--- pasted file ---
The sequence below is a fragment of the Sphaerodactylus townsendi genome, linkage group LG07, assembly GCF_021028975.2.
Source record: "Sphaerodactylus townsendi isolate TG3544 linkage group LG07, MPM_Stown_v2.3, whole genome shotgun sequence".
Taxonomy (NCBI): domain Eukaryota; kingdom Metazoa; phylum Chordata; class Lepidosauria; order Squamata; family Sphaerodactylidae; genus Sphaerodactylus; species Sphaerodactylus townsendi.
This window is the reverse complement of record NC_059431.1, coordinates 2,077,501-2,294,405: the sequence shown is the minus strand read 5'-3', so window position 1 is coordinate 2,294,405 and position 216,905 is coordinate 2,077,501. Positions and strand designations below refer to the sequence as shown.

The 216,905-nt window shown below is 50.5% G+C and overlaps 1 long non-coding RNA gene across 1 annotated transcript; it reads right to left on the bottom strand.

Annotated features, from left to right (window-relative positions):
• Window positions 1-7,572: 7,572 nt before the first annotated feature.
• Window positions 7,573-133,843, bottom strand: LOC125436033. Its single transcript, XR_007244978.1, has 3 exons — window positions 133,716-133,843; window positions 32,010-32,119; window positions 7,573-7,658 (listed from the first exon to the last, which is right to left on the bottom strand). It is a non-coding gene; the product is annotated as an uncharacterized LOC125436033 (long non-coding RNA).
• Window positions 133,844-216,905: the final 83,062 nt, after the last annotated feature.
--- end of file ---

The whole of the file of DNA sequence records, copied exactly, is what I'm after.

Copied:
The sequence below is a fragment of the Sphaerodactylus townsendi genome, linkage group LG07, assembly GCF_021028975.2.
Source record: "Sphaerodactylus townsendi isolate TG3544 linkage group LG07, MPM_Stown_v2.3, whole genome shotgun sequence".
Taxonomy (NCBI): domain Eukaryota; kingdom Metazoa; phylum Chordata; class Lepidosauria; order Squamata; family Sphaerodactylidae; genus Sphaerodactylus; species Sphaerodactylus townsendi.
This window is the reverse complement of record NC_059431.1, coordinates 2,077,501-2,294,405: the sequence shown is the minus strand read 5'-3', so window position 1 is coordinate 2,294,405 and position 216,905 is coordinate 2,077,501. Positions and strand designations below refer to the sequence as shown.

The 216,905-nt window shown below is 50.5% G+C and overlaps 1 long non-coding RNA gene across 1 annotated transcript; it reads right to left on the bottom strand.

Annotated features, from left to right (window-relative positions):
• Window positions 1-7,572: 7,572 nt before the first annotated feature.
• Window positions 7,573-133,843, bottom strand: LOC125436033. Its single transcript, XR_007244978.1, has 3 exons — window positions 133,716-133,843; window positions 32,010-32,119; window positions 7,573-7,658 (listed from the first exon to the last, which is right to left on the bottom strand). It is a non-coding gene; the product is annotated as an uncharacterized LOC125436033 (long non-coding RNA).
• Window positions 133,844-216,905: the final 83,062 nt, after the last annotated feature.